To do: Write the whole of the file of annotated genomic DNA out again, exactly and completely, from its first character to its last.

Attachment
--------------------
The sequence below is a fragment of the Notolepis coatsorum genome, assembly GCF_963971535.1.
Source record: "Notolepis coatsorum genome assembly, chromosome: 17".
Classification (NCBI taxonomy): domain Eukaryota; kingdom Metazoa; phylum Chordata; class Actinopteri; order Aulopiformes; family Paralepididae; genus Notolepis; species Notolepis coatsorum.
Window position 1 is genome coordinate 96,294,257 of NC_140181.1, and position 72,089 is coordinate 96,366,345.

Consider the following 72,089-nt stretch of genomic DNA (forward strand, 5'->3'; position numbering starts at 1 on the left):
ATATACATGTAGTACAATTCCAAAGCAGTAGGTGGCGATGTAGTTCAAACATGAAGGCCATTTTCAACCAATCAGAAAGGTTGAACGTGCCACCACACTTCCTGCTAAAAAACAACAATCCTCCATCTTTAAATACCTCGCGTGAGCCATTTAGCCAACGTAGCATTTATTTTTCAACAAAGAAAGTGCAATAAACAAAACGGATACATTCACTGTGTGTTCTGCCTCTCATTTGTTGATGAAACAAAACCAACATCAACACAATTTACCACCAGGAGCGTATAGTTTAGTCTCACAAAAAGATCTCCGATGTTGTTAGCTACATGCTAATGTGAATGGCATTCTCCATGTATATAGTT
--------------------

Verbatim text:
The sequence below is a fragment of the Notolepis coatsorum genome, assembly GCF_963971535.1.
Source record: "Notolepis coatsorum genome assembly, chromosome: 17".
Classification (NCBI taxonomy): domain Eukaryota; kingdom Metazoa; phylum Chordata; class Actinopteri; order Aulopiformes; family Paralepididae; genus Notolepis; species Notolepis coatsorum.
Window position 1 is genome coordinate 96,294,257 of NC_140181.1, and position 72,089 is coordinate 96,366,345.

Consider the following 72,089-nt stretch of genomic DNA (forward strand, 5'->3'; position numbering starts at 1 on the left):
ATATACATGTAGTACAATTCCAAAGCAGTAGGTGGCGATGTAGTTCAAACATGAAGGCCATTTTCAACCAATCAGAAAGGTTGAACGTGCCACCACACTTCCTGCTAAAAAACAACAATCCTCCATCTTTAAATACCTCGCGTGAGCCATTTAGCCAACGTAGCATTTATTTTTCAACAAAGAAAGTGCAATAAACAAAACGGATACATTCACTGTGTGTTCTGCCTCTCATTTGTTGATGAAACAAAACCAACATCAACACAATTTACCACCAGGAGCGTATAGTTTAGTCTCACAAAAAGATCTCCGATGTTGTTAGCTACATGCTAATGTGAATGGCATTCTCCATGTATATAGTT